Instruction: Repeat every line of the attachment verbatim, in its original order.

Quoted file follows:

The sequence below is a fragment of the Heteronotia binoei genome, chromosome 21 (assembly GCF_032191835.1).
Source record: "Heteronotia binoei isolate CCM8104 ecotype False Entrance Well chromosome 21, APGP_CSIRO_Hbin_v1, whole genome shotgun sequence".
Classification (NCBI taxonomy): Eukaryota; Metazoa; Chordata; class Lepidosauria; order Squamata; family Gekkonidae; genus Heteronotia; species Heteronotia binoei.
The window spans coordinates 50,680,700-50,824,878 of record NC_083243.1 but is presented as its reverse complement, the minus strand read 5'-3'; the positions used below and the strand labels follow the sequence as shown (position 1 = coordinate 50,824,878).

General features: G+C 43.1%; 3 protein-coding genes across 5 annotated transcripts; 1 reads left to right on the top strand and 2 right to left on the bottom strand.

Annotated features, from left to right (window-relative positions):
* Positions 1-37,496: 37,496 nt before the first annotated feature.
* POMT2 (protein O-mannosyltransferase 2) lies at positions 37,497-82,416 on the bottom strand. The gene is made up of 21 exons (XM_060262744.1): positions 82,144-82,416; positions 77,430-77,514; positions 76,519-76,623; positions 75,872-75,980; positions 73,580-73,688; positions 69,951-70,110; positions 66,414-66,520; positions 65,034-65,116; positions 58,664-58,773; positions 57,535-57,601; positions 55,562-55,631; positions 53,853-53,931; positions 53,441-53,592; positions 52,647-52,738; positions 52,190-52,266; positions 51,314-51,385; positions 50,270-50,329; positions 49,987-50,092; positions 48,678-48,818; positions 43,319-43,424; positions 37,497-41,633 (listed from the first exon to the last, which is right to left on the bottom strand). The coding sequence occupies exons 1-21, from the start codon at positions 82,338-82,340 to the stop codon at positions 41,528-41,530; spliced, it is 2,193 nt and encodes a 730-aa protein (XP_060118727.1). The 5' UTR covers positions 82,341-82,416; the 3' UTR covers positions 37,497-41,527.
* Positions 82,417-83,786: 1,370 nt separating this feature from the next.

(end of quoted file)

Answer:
The sequence below is a fragment of the Heteronotia binoei genome, chromosome 21 (assembly GCF_032191835.1).
Source record: "Heteronotia binoei isolate CCM8104 ecotype False Entrance Well chromosome 21, APGP_CSIRO_Hbin_v1, whole genome shotgun sequence".
Classification (NCBI taxonomy): Eukaryota; Metazoa; Chordata; class Lepidosauria; order Squamata; family Gekkonidae; genus Heteronotia; species Heteronotia binoei.
The window spans coordinates 50,680,700-50,824,878 of record NC_083243.1 but is presented as its reverse complement, the minus strand read 5'-3'; the positions used below and the strand labels follow the sequence as shown (position 1 = coordinate 50,824,878).

General features: G+C 43.1%; 3 protein-coding genes across 5 annotated transcripts; 1 reads left to right on the top strand and 2 right to left on the bottom strand.

Annotated features, from left to right (window-relative positions):
* Positions 1-37,496: 37,496 nt before the first annotated feature.
* POMT2 (protein O-mannosyltransferase 2) lies at positions 37,497-82,416 on the bottom strand. The gene is made up of 21 exons (XM_060262744.1): positions 82,144-82,416; positions 77,430-77,514; positions 76,519-76,623; positions 75,872-75,980; positions 73,580-73,688; positions 69,951-70,110; positions 66,414-66,520; positions 65,034-65,116; positions 58,664-58,773; positions 57,535-57,601; positions 55,562-55,631; positions 53,853-53,931; positions 53,441-53,592; positions 52,647-52,738; positions 52,190-52,266; positions 51,314-51,385; positions 50,270-50,329; positions 49,987-50,092; positions 48,678-48,818; positions 43,319-43,424; positions 37,497-41,633 (listed from the first exon to the last, which is right to left on the bottom strand). The coding sequence occupies exons 1-21, from the start codon at positions 82,338-82,340 to the stop codon at positions 41,528-41,530; spliced, it is 2,193 nt and encodes a 730-aa protein (XP_060118727.1). The 5' UTR covers positions 82,341-82,416; the 3' UTR covers positions 37,497-41,527.
* Positions 82,417-83,786: 1,370 nt separating this feature from the next.